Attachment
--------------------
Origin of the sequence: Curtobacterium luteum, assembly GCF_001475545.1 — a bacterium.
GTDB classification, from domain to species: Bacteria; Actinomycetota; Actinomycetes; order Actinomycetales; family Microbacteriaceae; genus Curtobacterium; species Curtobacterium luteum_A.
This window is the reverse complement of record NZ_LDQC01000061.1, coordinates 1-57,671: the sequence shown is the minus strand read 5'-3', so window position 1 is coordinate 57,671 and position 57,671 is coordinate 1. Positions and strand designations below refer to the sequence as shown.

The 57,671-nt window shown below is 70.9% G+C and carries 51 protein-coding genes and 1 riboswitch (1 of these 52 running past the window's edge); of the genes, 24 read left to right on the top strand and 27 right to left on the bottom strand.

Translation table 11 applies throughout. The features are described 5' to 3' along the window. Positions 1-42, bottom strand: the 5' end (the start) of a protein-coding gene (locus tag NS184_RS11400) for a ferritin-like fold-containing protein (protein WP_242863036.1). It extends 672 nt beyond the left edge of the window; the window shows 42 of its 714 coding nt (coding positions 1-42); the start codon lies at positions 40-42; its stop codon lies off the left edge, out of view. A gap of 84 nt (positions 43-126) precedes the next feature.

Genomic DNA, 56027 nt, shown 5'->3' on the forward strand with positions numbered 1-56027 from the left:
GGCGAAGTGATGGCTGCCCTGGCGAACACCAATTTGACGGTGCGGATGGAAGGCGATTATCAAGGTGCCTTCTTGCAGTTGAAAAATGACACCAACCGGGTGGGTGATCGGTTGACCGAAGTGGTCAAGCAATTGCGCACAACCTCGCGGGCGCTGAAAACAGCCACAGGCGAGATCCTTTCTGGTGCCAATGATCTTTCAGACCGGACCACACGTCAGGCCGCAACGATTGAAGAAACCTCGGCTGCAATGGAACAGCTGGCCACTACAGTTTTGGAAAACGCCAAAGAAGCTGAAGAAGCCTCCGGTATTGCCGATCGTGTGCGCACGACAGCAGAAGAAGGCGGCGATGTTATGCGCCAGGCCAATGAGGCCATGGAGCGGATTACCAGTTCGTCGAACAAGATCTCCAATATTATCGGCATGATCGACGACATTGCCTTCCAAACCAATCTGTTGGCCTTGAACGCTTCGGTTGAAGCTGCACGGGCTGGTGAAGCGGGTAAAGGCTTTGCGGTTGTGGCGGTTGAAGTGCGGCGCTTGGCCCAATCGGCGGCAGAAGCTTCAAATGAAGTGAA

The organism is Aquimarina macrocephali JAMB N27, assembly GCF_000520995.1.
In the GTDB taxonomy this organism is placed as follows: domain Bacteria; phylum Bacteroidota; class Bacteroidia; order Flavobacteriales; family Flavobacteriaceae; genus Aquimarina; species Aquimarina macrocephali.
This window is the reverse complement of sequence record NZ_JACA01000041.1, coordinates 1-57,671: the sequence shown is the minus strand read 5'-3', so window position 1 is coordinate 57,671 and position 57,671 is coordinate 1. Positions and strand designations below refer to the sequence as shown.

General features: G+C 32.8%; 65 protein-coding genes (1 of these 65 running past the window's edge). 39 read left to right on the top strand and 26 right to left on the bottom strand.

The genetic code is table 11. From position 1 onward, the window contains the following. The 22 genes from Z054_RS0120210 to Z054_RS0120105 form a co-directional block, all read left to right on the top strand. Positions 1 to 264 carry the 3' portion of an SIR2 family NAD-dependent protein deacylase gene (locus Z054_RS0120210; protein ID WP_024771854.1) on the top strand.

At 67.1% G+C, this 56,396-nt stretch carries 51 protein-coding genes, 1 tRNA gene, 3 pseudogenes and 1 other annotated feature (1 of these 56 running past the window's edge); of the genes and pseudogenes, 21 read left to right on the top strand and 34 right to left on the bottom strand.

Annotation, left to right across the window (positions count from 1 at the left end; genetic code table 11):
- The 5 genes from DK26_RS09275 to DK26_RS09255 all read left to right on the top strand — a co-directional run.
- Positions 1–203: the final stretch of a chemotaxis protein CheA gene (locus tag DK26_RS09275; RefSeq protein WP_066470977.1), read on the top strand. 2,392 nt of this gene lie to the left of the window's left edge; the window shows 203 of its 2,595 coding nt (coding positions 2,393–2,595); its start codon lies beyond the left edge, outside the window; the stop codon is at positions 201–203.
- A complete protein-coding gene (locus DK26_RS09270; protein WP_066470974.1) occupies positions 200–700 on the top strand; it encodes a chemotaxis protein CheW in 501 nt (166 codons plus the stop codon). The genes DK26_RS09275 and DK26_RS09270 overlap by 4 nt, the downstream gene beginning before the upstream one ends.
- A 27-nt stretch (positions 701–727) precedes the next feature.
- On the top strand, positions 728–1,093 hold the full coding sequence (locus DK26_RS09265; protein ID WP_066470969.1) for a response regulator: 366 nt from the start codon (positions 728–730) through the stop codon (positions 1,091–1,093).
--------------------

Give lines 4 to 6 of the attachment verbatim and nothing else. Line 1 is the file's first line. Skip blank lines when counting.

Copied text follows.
The 57,671-nt window shown below is 70.9% G+C and carries 51 protein-coding genes and 1 riboswitch (1 of these 52 running past the window's edge); of the genes, 24 read left to right on the top strand and 27 right to left on the bottom strand.

Translation table 11 applies throughout. The features are described 5' to 3' along the window. Positions 1-42, bottom strand: the 5' end (the start) of a protein-coding gene (locus tag NS184_RS11400) for a ferritin-like fold-containing protein (protein WP_242863036.1). It extends 672 nt beyond the left edge of the window; the window shows 42 of its 714 coding nt (coding positions 1-42); the start codon lies at positions 40-42; its stop codon lies off the left edge, out of view. A gap of 84 nt (positions 43-126) precedes the next feature.

Genomic DNA, 56027 nt, shown 5'->3' on the forward strand with positions numbered 1-56027 from the left: